Once you can get work that fits, and you have the courage to take it, your entire life seems to turn around.
That’s really what took Alan six months: he had to come to grips with the fact that no matter how hard he worked, this job was not going to turn around for him. He had to look for something bigger.
“Neon sign: Open”, © 2005 Justin Cormack. Via Wikimedia Commons. (CC BY SA 2.0)
I’m not sure what “new line” means exactly, but I’m getting in the queue to be a customer.
When I read “Underachievers, Are You Simply Out of Flow” and then Andrew Olivier’s “Our Working Journey and Stress”, I could hardly believe my eyes. I diagnosed myself immediately.
I have been on 2 sick leaves, the last one for 7 months because of depression. Even though I had stopped eating and sleeping I seriously didn’t care because I had all that extra time (that would have been spent sleeping and eating) to pursue my art-related hobbies. All day and all night. I was so happy! ( And skinny).
I mean, duh, I knew that my jobs were not very fitting, but I didn’t know that they could make me that sick. I thought I was sick mostly because my boss was mean and I was freakishly sensitive.
Now I know better.
Knowing will help me cope and not be ashamed of myself for getting sick while doing an admin. suppport job.
Now I just need a more suitable job! I have natural talent but no credentials. I hope you have some suggestions for high potential people who had misspent youths and didn’t finish university.
God bless you, Forrest, for starting this conversation.
I am a computer programmer and my job has gotten harder, but I have not outgrown it. I think I’ve gotten worse at this job. I’m constantly missing details and forgetting to do things and people are not too impressed with me. The I.T. industry has changed a lot, and so that is part of it. I’m 48 now, and I’ve gone back to school to upgrade my skills, but I’m not any better. I don’t understand.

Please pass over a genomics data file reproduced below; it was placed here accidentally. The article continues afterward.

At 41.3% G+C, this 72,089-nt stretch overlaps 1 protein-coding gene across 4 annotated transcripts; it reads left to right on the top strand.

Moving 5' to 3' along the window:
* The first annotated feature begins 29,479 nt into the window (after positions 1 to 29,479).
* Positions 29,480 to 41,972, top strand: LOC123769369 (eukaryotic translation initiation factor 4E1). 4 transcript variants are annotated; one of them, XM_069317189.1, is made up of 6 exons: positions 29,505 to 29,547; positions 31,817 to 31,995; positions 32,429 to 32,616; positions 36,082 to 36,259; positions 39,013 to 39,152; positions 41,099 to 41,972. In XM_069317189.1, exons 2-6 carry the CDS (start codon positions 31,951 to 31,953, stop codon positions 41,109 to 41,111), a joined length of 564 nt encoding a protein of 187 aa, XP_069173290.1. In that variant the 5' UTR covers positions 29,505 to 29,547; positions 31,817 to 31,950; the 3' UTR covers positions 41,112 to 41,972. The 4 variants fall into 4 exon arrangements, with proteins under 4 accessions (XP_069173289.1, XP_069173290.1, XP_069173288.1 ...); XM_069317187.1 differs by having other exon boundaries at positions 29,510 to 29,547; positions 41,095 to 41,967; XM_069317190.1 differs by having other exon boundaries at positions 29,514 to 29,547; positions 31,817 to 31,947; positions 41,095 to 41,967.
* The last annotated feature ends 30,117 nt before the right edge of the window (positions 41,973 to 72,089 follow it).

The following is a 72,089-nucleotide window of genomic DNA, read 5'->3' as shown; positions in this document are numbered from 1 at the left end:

By the way Mary, I hope you get a better job – you clearly are made to make a huge contribution. Thanks for your clarity and honesty.
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Maureen, your situation mirrors one of my clients, Jack. He was an accomplished programmer who finds himself stuck. Like you, he’s in his mid-40s and just can’t do the work like he used to.
The good news is that this is normal: if someone had been looking out for you a bit (say, your manager’s manager, whose job it’s supposed to be) you would have learned that you can’t stay where you are indefinitely. It’s not just age, or that the field keeps shifting. I’ll be talking about Jack’s situation in the next few days. I think you’ll find what I say about it interesting.
I’m also finishing up a very focused ebook on the problems facing software developers in your situation, and the options open to you. It will talk about this problem more indepth. It’s really rather common, and it’s a shame.
Thanks so much, Forrest. I can’t wait to read more! Your note really cheered me up.